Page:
Tomasz Szwaciński


In the margins of The Inventory of Manuscripts from the Załuski Library in the Imperial Public Library, Warsaw, 2013, National Library of Poland, 612 pages.


The Załuski Library (known from 1774 as the Library of the Commonwealth Also Called Załuski) was one of the major achievements of Polish culture throughout its entire history. The idea dates back to 1732, becoming a public library open to everyone fifteen years later, and in 1780 it took on the features of a modern national library. It was one of the initiatives that paved the way for the “intellectual revolution in Poland” and facilitated the “building of a new Polish life” during the reign of King Stanisław August. 

Upon the Third Partition of Poland and the annihilation of the Polish state by Russia, Prussia and Austria, the book collection was removed to St. Petersburg. Following the Treaty of Riga of 1921, when Soviet Russia undertook to restore the cultural heritage plundered from Poland, most of the manuscripts and a large proportion of the prints were returned to Warsaw. A huge portion of these collections were burned by the German Nazis after the suppression of the Warsaw Uprising in 1944. Thus, the history of the first Polish national library book collection reflects both glorious and tragic moments of the nation’s history. 

The founders of the library, brothers Andrzej Stanisław and Józef Andrzej Załuski, apart from collecting books, supplemented their holdings immensely with manuscript resources whose amount (in 1795) is sometimes estimated at as many as 20,000 items. Slightly more than a half of the manuscript collection was taken away to St. Petersburg, from which – apart from a few hundred items – the majority was reclaimed back to Warsaw, later to be destroyed by the occupiers. 

Naturally, the irrevocable loss of a tremendous part of the Załuski Library manuscript collection did not exempt researchers from investigating this collection. Apart from studies on the surviving part of the manuscripts, researchers have aimed to gather as much information as possible in order to describe the collection as a whole, at least in general terms. This has been hindered by the fact that no data is available on the manuscript catalogue of the Załuski Library covering the entire collection,1 as the selective hand-written catalogues have been burned,2 while all the printed descriptions, although valuable, fail to reflect the entire collection.3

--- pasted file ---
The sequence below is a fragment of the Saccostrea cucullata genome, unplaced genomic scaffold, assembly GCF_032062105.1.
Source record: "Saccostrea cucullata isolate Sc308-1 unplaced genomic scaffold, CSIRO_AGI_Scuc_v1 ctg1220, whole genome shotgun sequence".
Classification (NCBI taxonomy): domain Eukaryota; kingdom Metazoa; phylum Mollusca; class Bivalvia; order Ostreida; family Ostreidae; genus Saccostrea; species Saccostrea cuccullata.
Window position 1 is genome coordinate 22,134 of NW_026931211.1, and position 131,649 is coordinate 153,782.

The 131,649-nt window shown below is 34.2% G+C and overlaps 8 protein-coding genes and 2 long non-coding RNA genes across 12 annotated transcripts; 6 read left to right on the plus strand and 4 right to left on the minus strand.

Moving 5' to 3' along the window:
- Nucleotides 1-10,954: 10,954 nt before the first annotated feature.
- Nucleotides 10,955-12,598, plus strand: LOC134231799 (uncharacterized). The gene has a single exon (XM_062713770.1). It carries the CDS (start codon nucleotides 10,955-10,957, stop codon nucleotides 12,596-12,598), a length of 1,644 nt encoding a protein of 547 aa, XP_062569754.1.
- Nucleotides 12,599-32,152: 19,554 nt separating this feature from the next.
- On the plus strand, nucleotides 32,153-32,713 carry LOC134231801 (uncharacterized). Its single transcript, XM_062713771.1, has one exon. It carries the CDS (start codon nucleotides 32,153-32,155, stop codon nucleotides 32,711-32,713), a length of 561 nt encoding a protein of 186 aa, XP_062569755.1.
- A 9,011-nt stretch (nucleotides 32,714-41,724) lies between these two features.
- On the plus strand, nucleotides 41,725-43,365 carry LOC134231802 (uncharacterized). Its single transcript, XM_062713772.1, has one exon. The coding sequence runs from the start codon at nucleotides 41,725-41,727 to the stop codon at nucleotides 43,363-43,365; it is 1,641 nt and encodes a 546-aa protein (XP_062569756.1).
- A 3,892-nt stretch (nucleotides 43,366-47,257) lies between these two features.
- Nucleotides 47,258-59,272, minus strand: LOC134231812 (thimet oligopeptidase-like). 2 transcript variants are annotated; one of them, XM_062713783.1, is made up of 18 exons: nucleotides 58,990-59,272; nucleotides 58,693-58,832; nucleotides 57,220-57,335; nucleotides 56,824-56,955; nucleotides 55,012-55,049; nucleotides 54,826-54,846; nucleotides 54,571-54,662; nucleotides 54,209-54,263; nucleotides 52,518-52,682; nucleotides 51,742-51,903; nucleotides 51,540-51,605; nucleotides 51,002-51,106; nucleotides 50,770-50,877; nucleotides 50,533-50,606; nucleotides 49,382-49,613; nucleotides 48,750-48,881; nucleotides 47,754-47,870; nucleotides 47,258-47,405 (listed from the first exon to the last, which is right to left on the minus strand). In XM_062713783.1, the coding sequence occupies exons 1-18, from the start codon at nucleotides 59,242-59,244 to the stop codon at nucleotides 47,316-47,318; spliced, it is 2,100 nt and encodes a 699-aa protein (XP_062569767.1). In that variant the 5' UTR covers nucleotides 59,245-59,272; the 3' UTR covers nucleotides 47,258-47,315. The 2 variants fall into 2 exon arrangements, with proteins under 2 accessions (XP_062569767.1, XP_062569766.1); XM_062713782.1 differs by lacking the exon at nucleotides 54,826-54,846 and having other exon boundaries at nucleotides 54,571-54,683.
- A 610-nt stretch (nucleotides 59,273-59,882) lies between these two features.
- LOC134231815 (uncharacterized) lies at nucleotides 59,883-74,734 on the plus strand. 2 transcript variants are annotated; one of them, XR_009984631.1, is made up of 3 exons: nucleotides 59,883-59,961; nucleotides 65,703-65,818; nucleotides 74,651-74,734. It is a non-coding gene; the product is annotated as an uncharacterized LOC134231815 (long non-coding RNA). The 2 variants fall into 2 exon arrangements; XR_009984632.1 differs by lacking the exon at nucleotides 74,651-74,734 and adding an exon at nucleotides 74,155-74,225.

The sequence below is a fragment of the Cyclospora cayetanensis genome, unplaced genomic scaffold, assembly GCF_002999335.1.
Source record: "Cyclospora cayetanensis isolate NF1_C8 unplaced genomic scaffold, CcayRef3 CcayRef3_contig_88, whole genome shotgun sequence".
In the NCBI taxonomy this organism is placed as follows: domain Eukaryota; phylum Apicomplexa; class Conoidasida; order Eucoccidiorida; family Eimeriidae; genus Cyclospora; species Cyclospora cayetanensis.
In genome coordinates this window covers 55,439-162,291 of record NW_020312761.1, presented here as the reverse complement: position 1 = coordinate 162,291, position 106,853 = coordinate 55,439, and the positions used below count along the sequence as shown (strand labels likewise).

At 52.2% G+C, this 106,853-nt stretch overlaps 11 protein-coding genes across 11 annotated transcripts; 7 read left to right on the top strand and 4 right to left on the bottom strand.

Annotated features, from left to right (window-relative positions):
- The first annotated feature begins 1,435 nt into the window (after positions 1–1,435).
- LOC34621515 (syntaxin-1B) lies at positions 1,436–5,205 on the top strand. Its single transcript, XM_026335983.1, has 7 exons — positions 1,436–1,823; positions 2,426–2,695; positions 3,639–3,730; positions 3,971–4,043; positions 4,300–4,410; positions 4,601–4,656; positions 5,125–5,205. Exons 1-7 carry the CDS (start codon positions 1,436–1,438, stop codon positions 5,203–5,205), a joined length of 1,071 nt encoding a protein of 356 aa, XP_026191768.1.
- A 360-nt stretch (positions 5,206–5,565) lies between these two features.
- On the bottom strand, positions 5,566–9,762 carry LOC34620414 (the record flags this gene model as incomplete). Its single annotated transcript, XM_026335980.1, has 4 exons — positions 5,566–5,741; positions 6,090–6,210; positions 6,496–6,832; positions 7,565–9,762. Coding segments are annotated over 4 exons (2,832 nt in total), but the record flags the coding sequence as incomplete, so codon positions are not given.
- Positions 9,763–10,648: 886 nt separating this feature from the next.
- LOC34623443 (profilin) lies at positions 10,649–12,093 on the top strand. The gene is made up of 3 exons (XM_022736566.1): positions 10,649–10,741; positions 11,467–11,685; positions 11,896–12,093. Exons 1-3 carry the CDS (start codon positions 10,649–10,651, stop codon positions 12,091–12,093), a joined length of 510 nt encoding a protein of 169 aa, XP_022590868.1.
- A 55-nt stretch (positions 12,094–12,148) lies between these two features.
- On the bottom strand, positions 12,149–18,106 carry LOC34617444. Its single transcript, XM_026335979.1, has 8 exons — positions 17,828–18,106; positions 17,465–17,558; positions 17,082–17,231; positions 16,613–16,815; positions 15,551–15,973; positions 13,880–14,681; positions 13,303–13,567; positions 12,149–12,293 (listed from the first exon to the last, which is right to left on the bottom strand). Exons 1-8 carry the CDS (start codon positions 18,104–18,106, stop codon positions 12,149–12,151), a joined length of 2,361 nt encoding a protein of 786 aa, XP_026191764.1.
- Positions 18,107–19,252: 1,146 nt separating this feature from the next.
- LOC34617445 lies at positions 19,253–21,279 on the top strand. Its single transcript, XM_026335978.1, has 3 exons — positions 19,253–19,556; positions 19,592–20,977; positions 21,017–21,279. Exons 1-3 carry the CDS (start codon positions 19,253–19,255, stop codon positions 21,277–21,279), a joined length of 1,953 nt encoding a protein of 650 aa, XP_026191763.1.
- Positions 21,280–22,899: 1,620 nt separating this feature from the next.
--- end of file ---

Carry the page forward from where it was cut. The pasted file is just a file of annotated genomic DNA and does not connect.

This seemingly insuperable problem was mitigated thanks to the library aids of the Imperial Public Library (IPL), where the manuscripts of the Załuski Library had been stored for over a hundred years, and where a small part are still held up to this day. In the years 1806–1807, the collection was transferred to the Manuscript Depot of the IPL managed by Peter Dubrovsky. It was then that the first systematic lists of the codices brought from Warsaw were drawn up in Russia, under the general title Registre des ouvrages et volumes des manuscripts livrés à Monsieur le Conseiller de Collège et chevalier Doubrowsky [Register of works and manuscript volumes delivered to the honourable collegiate councillor and chevalier Dubrovsky]. 

Two researchers of the National Library of Russia (the successor to the IPL), Olga Bleskina and Natalia Elagina, undertook an edition of this valuable source for any research concerning the Załuski Library collection, in close collaboration with two researchers of the Manuscript Department of the National Library in Warsaw, Sławomir Szyller and Krzysztof Kossarzecki.

The publication opens with an introduction written jointly by the directors of the two libraries, Tomasz Makowski, PhD, and Anton Likhomanov, PhD, who underscore the good will on both sides of the project. This seems noteworthy, considering the troublesome historical experiences dividing Poles and Russians, especially since the Załuski Library is one of the more painful elements. To this day, both nations disagree in the evaluation of many past events, therefore without their good will, joint initiatives such as this seem hard to attempt.